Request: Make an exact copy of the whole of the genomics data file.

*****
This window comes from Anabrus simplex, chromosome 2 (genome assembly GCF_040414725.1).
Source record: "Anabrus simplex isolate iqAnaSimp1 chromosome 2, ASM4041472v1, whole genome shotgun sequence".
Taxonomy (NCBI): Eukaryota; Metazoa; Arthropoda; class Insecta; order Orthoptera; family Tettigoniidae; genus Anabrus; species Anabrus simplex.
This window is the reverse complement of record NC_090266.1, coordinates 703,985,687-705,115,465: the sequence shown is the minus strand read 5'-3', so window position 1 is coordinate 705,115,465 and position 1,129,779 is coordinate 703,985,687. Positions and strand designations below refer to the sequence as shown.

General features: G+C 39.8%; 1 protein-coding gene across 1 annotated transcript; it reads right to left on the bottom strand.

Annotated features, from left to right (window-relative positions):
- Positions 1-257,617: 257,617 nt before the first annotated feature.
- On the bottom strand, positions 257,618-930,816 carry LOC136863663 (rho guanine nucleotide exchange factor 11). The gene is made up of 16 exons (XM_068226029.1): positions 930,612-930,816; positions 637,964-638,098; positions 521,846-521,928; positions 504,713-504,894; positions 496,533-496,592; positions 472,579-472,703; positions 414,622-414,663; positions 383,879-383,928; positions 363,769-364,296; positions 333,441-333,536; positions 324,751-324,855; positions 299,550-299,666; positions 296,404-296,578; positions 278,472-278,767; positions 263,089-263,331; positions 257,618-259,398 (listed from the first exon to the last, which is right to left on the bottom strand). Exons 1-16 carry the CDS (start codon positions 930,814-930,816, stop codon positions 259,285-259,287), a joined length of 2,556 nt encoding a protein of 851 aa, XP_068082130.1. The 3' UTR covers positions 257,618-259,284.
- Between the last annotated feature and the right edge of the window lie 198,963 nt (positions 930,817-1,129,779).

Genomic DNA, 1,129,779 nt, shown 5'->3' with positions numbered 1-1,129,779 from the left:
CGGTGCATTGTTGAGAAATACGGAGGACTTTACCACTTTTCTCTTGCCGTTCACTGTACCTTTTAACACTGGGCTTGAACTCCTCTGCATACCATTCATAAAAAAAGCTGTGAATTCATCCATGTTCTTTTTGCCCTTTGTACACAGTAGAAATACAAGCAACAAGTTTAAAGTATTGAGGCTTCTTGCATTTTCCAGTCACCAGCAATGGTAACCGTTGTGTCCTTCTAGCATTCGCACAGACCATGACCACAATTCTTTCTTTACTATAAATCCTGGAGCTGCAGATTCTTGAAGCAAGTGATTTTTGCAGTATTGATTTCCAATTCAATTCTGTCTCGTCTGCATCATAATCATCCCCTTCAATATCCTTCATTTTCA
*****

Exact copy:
This window comes from Anabrus simplex, chromosome 2 (genome assembly GCF_040414725.1).
Source record: "Anabrus simplex isolate iqAnaSimp1 chromosome 2, ASM4041472v1, whole genome shotgun sequence".
Taxonomy (NCBI): Eukaryota; Metazoa; Arthropoda; class Insecta; order Orthoptera; family Tettigoniidae; genus Anabrus; species Anabrus simplex.
This window is the reverse complement of record NC_090266.1, coordinates 703,985,687-705,115,465: the sequence shown is the minus strand read 5'-3', so window position 1 is coordinate 705,115,465 and position 1,129,779 is coordinate 703,985,687. Positions and strand designations below refer to the sequence as shown.

General features: G+C 39.8%; 1 protein-coding gene across 1 annotated transcript; it reads right to left on the bottom strand.

Annotated features, from left to right (window-relative positions):
- Positions 1-257,617: 257,617 nt before the first annotated feature.
- On the bottom strand, positions 257,618-930,816 carry LOC136863663 (rho guanine nucleotide exchange factor 11). The gene is made up of 16 exons (XM_068226029.1): positions 930,612-930,816; positions 637,964-638,098; positions 521,846-521,928; positions 504,713-504,894; positions 496,533-496,592; positions 472,579-472,703; positions 414,622-414,663; positions 383,879-383,928; positions 363,769-364,296; positions 333,441-333,536; positions 324,751-324,855; positions 299,550-299,666; positions 296,404-296,578; positions 278,472-278,767; positions 263,089-263,331; positions 257,618-259,398 (listed from the first exon to the last, which is right to left on the bottom strand). Exons 1-16 carry the CDS (start codon positions 930,814-930,816, stop codon positions 259,285-259,287), a joined length of 2,556 nt encoding a protein of 851 aa, XP_068082130.1. The 3' UTR covers positions 257,618-259,284.
- Between the last annotated feature and the right edge of the window lie 198,963 nt (positions 930,817-1,129,779).

Genomic DNA, 1,129,779 nt, shown 5'->3' with positions numbered 1-1,129,779 from the left:
CGGTGCATTGTTGAGAAATACGGAGGACTTTACCACTTTTCTCTTGCCGTTCACTGTACCTTTTAACACTGGGCTTGAACTCCTCTGCATACCATTCATAAAAAAAGCTGTGAATTCATCCATGTTCTTTTTGCCCTTTGTACACAGTAGAAATACAAGCAACAAGTTTAAAGTATTGAGGCTTCTTGCATTTTCCAGTCACCAGCAATGGTAACCGTTGTGTCCTTCTAGCATTCGCACAGACCATGACCACAATTCTTTCTTTACTATAAATCCTGGAGCTGCAGATTCTTGAAGCAAGTGATTTTTGCAGTATTGATTTCCAATTCAATTCTGTCTCGTCTGCATCATAATCATCCCCTTCAATATCCTTCATTTTCA